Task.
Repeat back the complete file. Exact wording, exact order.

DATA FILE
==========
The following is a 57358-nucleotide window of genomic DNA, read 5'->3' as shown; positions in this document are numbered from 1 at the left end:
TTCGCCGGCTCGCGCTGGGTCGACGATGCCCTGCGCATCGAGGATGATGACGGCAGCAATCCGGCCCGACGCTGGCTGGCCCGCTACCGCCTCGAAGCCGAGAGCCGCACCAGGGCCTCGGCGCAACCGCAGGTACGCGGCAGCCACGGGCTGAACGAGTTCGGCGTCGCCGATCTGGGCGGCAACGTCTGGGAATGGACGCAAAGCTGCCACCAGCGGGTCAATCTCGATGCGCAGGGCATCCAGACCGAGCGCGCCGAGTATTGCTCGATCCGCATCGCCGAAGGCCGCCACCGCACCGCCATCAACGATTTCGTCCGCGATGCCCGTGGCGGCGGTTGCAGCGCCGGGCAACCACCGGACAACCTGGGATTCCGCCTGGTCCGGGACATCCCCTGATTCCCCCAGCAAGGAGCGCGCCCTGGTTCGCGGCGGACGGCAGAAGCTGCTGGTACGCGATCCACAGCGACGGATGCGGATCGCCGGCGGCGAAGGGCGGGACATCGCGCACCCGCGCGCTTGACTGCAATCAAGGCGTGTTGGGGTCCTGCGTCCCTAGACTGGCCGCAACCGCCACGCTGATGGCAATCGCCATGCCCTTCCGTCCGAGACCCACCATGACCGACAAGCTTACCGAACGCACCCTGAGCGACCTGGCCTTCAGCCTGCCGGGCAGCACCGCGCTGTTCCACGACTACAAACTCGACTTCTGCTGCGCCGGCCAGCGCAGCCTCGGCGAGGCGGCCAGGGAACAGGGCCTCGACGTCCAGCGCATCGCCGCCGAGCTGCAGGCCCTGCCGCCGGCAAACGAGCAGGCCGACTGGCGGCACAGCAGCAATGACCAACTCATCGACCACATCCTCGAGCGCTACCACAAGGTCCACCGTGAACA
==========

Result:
The following is a 57358-nucleotide window of genomic DNA, read 5'->3' as shown; positions in this document are numbered from 1 at the left end:
TTCGCCGGCTCGCGCTGGGTCGACGATGCCCTGCGCATCGAGGATGATGACGGCAGCAATCCGGCCCGACGCTGGCTGGCCCGCTACCGCCTCGAAGCCGAGAGCCGCACCAGGGCCTCGGCGCAACCGCAGGTACGCGGCAGCCACGGGCTGAACGAGTTCGGCGTCGCCGATCTGGGCGGCAACGTCTGGGAATGGACGCAAAGCTGCCACCAGCGGGTCAATCTCGATGCGCAGGGCATCCAGACCGAGCGCGCCGAGTATTGCTCGATCCGCATCGCCGAAGGCCGCCACCGCACCGCCATCAACGATTTCGTCCGCGATGCCCGTGGCGGCGGTTGCAGCGCCGGGCAACCACCGGACAACCTGGGATTCCGCCTGGTCCGGGACATCCCCTGATTCCCCCAGCAAGGAGCGCGCCCTGGTTCGCGGCGGACGGCAGAAGCTGCTGGTACGCGATCCACAGCGACGGATGCGGATCGCCGGCGGCGAAGGGCGGGACATCGCGCACCCGCGCGCTTGACTGCAATCAAGGCGTGTTGGGGTCCTGCGTCCCTAGACTGGCCGCAACCGCCACGCTGATGGCAATCGCCATGCCCTTCCGTCCGAGACCCACCATGACCGACAAGCTTACCGAACGCACCCTGAGCGACCTGGCCTTCAGCCTGCCGGGCAGCACCGCGCTGTTCCACGACTACAAACTCGACTTCTGCTGCGCCGGCCAGCGCAGCCTCGGCGAGGCGGCCAGGGAACAGGGCCTCGACGTCCAGCGCATCGCCGCCGAGCTGCAGGCCCTGCCGCCGGCAAACGAGCAGGCCGACTGGCGGCACAGCAGCAATGACCAACTCATCGACCACATCCTCGAGCGCTACCACAAGGTCCACCGTGAACA